Wednesday, October 17, 2012

Staying in Lago Sul

Well hello!

Today is another transfer day where some people stay, some people leave, some people--well that´s about it actually. I´ll be staying in Lago Sul with E. Parada for at least another 1.5 months and I´m excited. I´ve gotten a better hang of how things work around here and I´m so happy to be visiting the people we´re visiting. Cida is progressing and, after she gets to know the ward a little better, she said she wants to get baptized. Leo is opening up and really liking the Book of Mormon. He says he knows it´s true but we´re trying to help him understand the importance of prayer and a response from prayer. 

One potential hang up (I don´t think I´ve ever used that phrase, hopefully it works in this context...) is that these people live closer to the church in São Sebastião than the church in Lago Sul. The boundaries for our area are poorly defined. As of now, this condominium where they live is in our area so we´re working there (no missionaries have ever gone there). We´d like to take them to Lago Sul so we can work with them and the ward at the same time, but this is difficult for them (and the type of people are a lot different). We talked to the Bishop about what he would have us do. He´s going to talk to the Stake President about the boundaries and maybe re-dividing things. So we´ll see how it all works out soon. As of now we´ll continue working in this condominium close to São Sebastião and the other condominiums closer to "Lago Sul" Lago Sul. 

E. Parada and I had a cool experience yesterday. Preface: last week we ran into a nice married couple in Lago Sul. They said they would like to have us over and gave us their number. We tried calling them a few times but their phone was always turned off. After trying 3 different times, Elder Parada thought "I think this 6 is supposed to be a 4" so he tried the whole number with 4 instead of a 6 and no one answered. 10 minutes later someone called back and asked who was talking and why we had called. E. Parada said we´re missionaries and explained what we do and said "Honestly, I´m not quite sure why I called you". The guy on the other end then explained that he is getting a divorce with his wife and is having a really hard time. He said he had been praying just before we called that God would help him because he had no where to turn and is looking for a new start in his life. We wrote down his name and address to pass to the missionaries that live in his area. I´m grateful for experiences like this that act as reminders of the power of prayer. It is common to pray for the same things everyday, such as the safety of one´s family. Sometimes I forget to look back and see how my family really has been blessed with safety. The things we pray for are never trivial for the Lord. Keeping track of what I pray for has been one of the strongest faith building habits I´ve ever learned. I remember in general conference someone said "Because we see things often, we see them less and less". This principle applies to the answers to our prayers. As soon as we start looking for how our prayers have been answered, we´ll find out exactly how.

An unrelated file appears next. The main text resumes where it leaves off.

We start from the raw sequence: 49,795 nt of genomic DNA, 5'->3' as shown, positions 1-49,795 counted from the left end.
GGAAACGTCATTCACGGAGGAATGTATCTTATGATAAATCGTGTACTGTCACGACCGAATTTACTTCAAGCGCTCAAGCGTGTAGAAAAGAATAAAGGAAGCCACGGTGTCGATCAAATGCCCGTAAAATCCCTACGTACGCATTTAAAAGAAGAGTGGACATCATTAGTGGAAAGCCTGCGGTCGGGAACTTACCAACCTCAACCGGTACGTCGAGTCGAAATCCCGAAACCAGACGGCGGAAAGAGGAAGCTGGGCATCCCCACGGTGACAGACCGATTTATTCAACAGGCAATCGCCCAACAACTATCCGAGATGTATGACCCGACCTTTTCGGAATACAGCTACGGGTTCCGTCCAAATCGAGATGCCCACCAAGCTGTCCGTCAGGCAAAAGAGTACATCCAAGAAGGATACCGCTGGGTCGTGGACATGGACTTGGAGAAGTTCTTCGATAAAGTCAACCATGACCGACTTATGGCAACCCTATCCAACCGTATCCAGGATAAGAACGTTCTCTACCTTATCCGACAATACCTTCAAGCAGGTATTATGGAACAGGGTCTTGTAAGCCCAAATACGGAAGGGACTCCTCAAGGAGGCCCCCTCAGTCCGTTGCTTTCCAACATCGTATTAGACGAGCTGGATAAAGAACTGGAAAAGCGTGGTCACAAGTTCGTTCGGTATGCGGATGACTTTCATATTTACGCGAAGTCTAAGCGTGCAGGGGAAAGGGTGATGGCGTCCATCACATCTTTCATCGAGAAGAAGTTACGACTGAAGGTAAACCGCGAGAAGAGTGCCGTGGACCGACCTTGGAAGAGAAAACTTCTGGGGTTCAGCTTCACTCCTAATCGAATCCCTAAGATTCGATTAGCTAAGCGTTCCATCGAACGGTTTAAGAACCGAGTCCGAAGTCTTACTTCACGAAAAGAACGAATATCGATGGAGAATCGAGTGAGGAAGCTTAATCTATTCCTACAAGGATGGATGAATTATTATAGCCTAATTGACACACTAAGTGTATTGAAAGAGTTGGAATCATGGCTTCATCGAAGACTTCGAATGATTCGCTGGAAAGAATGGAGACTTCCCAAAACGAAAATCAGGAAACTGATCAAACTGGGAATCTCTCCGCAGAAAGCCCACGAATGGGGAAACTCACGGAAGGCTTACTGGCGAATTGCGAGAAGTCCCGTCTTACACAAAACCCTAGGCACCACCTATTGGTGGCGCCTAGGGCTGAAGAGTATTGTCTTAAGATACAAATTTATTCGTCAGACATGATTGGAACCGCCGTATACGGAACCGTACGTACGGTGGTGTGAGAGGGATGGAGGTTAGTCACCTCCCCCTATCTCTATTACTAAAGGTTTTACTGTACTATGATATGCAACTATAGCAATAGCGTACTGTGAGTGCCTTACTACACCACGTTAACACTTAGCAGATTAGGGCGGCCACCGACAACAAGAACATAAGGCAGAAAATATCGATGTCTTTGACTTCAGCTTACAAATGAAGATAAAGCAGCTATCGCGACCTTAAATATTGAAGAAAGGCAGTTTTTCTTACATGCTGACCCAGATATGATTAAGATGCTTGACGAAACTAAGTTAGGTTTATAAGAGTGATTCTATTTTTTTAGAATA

Take excellent care of yourselves, (even you, Blake)


Sunday, October 14, 2012

General Conference is GREAT!


What a great General Conference we just had. I don´t think anyone gets as excited as missionaries do around conference time. Sometimes it´s funny to watch. I´d love to talk about all the talks given because they all have interlaced messages and all work together to apply the principles of the gospel to our time. I loved the emphasis on family and on children that many of the speakers conveyed. And I´m so happy that Dieter Uchtdorf and Thomas Monson mentioned the importance of enjoying the journey and stepping back to witness the beauty around us. I thought of Mom when Uchtdorf said "Find joy in the journey" because we have a little sign (Actually it´s big where everyone can see) in our house that says this and we can see it every time we leave the house. She reminded me of it in one of her letters and I can never forget it. Life is not meant to only be appreciated in retrospect, and we don´t listen to music just to hear the last note. Be happy now and look "less with your eyes and more with your heart." Thinking about Uchtdorf´s talk reminds me about what Henry B. Eyring reminded us-- the joy in spending our time with those we love is not in the activity, but with the feelings that come with it. 

Cida is reading the Book of Mormon and really likes it. She says she can feel that it is true. She is excited to go to church this week. 
We met a few more people in this new place, Itaipu. A guy named Leo, his sister, and his cousin. We have only talked to him once, but we´re going back tonight. The first lesson we taught them went really well. I´ve been trying to take the advice of Elder Holland in not thinking ahead of time what I´m going to say to people, but instead, listening 100 percent and trusting that you´ll know what to say to help that person. That´s what made this lesson so good. I was able to ask questions more naturally and converse more naturally. I also applied this to talking people I meet just walking on the sidewalk. It´s so cool watching people open up as you just listen to them, not thinking about anything you might say next. Thoughts will come to your mind, as it says in the doctrine and covenants. And the really cool part is that the thoughts that come to your mind, questions to ask that come to you, are your own--they´re genuine. 

Things are great over here. I sent a few pictures I took this week. One is